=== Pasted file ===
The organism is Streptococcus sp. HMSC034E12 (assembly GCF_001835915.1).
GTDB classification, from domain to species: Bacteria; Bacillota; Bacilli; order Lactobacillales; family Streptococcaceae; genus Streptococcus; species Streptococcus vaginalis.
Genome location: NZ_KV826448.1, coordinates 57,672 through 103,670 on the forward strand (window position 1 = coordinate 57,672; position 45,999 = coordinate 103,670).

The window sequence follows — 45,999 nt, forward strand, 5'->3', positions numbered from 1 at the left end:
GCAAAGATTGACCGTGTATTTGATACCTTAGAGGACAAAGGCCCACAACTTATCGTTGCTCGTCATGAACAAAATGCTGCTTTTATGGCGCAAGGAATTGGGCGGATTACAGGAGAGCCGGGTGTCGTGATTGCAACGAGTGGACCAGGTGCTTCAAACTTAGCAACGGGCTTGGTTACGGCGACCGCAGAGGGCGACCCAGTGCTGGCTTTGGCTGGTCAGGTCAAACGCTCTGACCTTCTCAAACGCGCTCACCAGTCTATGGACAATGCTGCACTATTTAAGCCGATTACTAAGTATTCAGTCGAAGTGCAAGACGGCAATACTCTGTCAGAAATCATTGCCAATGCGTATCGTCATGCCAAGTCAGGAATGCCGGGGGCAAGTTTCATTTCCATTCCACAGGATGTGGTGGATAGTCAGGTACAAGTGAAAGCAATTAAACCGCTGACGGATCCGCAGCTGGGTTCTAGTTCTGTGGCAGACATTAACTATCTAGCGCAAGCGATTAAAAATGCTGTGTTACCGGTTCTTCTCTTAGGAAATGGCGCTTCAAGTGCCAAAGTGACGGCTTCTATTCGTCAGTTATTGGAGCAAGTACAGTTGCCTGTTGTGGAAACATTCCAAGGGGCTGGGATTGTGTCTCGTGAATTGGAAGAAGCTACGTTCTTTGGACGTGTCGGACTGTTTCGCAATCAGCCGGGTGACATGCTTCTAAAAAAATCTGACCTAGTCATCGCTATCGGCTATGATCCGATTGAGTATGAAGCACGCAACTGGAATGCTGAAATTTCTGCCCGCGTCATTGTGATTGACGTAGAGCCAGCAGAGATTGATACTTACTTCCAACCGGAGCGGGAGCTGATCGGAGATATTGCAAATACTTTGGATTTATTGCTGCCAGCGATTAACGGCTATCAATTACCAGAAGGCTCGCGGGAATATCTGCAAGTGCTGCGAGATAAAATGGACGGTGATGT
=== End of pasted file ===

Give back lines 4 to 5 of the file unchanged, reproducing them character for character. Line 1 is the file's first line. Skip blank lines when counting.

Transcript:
The window sequence follows — 45,999 nt, forward strand, 5'->3', positions numbered from 1 at the left end:
GCAAAGATTGACCGTGTATTTGATACCTTAGAGGACAAAGGCCCACAACTTATCGTTGCTCGTCATGAACAAAATGCTGCTTTTATGGCGCAAGGAATTGGGCGGATTACAGGAGAGCCGGGTGTCGTGATTGCAACGAGTGGACCAGGTGCTTCAAACTTAGCAACGGGCTTGGTTACGGCGACCGCAGAGGGCGACCCAGTGCTGGCTTTGGCTGGTCAGGTCAAACGCTCTGACCTTCTCAAACGCGCTCACCAGTCTATGGACAATGCTGCACTATTTAAGCCGATTACTAAGTATTCAGTCGAAGTGCAAGACGGCAATACTCTGTCAGAAATCATTGCCAATGCGTATCGTCATGCCAAGTCAGGAATGCCGGGGGCAAGTTTCATTTCCATTCCACAGGATGTGGTGGATAGTCAGGTACAAGTGAAAGCAATTAAACCGCTGACGGATCCGCAGCTGGGTTCTAGTTCTGTGGCAGACATTAACTATCTAGCGCAAGCGATTAAAAATGCTGTGTTACCGGTTCTTCTCTTAGGAAATGGCGCTTCAAGTGCCAAAGTGACGGCTTCTATTCGTCAGTTATTGGAGCAAGTACAGTTGCCTGTTGTGGAAACATTCCAAGGGGCTGGGATTGTGTCTCGTGAATTGGAAGAAGCTACGTTCTTTGGACGTGTCGGACTGTTTCGCAATCAGCCGGGTGACATGCTTCTAAAAAAATCTGACCTAGTCATCGCTATCGGCTATGATCCGATTGAGTATGAAGCACGCAACTGGAATGCTGAAATTTCTGCCCGCGTCATTGTGATTGACGTAGAGCCAGCAGAGATTGATACTTACTTCCAACCGGAGCGGGAGCTGATCGGAGATATTGCAAATACTTTGGATTTATTGCTGCCAGCGATTAACGGCTATCAATTACCAGAAGGCTCGCGGGAATATCTGCAAGTGCTGCGAGATAAAATGGACGGTGATGT